Succession
Farewell Pilgrimage · Ghadir Khumm · Pen and paper · Saqifah · General bay'ah


Interactions with
Slaves · Jews · Christians


Perspectives
Muslim (Poetic and Mawlid) · Medieval Christian · Historicity · Criticism · Depictions

According to Madelung's book The Succession to Muhammad, Umar later described the event as a falta, a precipitate arrangement (p. 30).

Similarly, according to one hadith, or oral tradition, recorded by Bukhari, Umar is reputed to have said, I have been informed that a speaker amongst you says, 'By Allah, if 'Umar should die, I will give the pledge of allegiance to such-and-such person.' One should not deceive oneself by saying that the pledge of allegiance given to Abu Bakr was given suddenly and it was successful. No doubt, it was like that, but Allah saved (the people) from its evil, and there is none among you who has the qualities of Abu Bakr. Remember that whoever gives the pledge of allegiance to anybody among you without consulting the other Muslims, neither that person, nor the person to whom the pledge of allegiance was given, are to be supported, lest they both should be killed. [3]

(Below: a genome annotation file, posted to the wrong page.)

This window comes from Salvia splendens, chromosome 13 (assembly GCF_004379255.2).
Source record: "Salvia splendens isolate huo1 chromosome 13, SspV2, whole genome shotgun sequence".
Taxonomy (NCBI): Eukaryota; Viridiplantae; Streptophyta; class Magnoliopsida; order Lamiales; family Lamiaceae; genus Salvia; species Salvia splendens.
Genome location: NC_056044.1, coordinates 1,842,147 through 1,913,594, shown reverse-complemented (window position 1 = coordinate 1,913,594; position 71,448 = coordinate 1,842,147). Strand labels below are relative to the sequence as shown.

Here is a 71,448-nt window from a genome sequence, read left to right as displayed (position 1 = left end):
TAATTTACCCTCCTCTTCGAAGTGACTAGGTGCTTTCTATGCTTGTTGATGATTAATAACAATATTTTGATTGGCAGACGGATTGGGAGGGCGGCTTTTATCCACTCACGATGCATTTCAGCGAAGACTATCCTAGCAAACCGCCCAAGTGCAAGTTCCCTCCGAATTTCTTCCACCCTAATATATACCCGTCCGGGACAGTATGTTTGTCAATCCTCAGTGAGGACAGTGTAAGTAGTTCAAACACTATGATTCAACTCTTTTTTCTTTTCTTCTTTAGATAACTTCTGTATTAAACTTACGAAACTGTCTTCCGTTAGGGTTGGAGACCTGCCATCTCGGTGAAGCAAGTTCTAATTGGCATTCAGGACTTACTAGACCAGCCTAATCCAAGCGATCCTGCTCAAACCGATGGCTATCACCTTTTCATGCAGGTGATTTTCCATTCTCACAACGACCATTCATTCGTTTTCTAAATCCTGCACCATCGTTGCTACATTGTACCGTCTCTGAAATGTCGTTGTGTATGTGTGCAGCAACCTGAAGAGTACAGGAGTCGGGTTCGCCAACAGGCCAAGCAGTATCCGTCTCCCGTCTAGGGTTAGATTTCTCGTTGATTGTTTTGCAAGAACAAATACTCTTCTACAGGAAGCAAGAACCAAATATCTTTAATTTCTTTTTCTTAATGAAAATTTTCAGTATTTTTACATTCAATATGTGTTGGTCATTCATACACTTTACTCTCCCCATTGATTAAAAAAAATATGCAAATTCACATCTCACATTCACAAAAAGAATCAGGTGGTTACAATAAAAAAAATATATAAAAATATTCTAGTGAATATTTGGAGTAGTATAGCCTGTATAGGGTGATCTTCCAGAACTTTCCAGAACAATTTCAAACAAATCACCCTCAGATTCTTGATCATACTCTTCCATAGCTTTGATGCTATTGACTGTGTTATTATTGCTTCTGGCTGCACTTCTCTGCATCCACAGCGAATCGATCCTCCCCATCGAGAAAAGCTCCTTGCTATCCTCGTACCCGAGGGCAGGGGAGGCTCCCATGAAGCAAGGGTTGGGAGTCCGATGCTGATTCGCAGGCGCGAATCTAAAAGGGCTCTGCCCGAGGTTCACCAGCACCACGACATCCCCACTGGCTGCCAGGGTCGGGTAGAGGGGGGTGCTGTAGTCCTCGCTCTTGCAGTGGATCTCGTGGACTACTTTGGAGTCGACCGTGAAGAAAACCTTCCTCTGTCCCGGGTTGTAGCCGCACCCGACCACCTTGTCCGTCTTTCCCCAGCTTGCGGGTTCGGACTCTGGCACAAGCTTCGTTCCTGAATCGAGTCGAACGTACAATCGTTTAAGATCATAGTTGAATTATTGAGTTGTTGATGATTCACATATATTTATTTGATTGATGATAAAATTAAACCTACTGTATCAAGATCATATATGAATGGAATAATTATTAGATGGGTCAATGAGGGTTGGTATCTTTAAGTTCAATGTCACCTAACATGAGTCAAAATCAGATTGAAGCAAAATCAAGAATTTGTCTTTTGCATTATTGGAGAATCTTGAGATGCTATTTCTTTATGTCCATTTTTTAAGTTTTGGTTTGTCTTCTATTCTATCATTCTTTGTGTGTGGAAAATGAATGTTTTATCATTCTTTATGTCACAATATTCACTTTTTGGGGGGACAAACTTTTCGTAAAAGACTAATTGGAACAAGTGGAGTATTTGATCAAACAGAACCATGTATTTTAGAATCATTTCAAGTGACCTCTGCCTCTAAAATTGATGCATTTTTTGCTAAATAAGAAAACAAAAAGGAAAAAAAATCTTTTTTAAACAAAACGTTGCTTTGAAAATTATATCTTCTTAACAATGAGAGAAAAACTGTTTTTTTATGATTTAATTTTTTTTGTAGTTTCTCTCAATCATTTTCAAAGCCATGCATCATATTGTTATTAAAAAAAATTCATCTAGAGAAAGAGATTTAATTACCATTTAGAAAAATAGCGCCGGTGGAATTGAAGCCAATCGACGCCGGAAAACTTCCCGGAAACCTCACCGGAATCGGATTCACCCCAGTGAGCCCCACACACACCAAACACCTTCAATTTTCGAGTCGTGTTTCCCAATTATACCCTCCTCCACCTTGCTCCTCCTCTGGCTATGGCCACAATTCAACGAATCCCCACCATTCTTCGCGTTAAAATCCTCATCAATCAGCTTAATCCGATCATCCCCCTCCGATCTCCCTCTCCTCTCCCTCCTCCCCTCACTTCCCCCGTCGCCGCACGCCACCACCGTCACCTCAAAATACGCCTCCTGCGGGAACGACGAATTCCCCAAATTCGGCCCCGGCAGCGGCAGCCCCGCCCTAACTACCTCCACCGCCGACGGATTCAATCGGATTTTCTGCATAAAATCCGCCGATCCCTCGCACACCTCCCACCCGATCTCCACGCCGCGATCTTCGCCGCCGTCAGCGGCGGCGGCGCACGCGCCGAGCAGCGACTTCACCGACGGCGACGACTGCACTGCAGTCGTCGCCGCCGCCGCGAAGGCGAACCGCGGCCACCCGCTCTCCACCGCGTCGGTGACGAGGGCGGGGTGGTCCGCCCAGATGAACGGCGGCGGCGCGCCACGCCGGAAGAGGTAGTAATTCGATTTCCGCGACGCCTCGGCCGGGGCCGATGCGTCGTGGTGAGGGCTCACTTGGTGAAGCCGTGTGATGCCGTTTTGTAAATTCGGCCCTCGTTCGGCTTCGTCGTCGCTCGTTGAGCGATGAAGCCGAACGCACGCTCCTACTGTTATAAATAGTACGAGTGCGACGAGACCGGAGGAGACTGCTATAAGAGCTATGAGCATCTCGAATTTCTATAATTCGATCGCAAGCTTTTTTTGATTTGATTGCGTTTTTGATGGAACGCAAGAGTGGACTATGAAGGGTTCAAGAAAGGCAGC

See also

The events of Saqifah are only some of the issues involved in the Succession to Muhammad. See that article for a broader discussion.

References

  1. [1], from Encyclopædia Britannica
  2. [2]
  3. Sahih Bukhari 8:82:817

Other references

  • Guillaume, A. The Life of Muhammad, Oxford University Press, 1955
  • Madelung, W. The Succession to Muhammad, Cambridge University Press, 1997

External links

ar:سقيفة بني ساعدة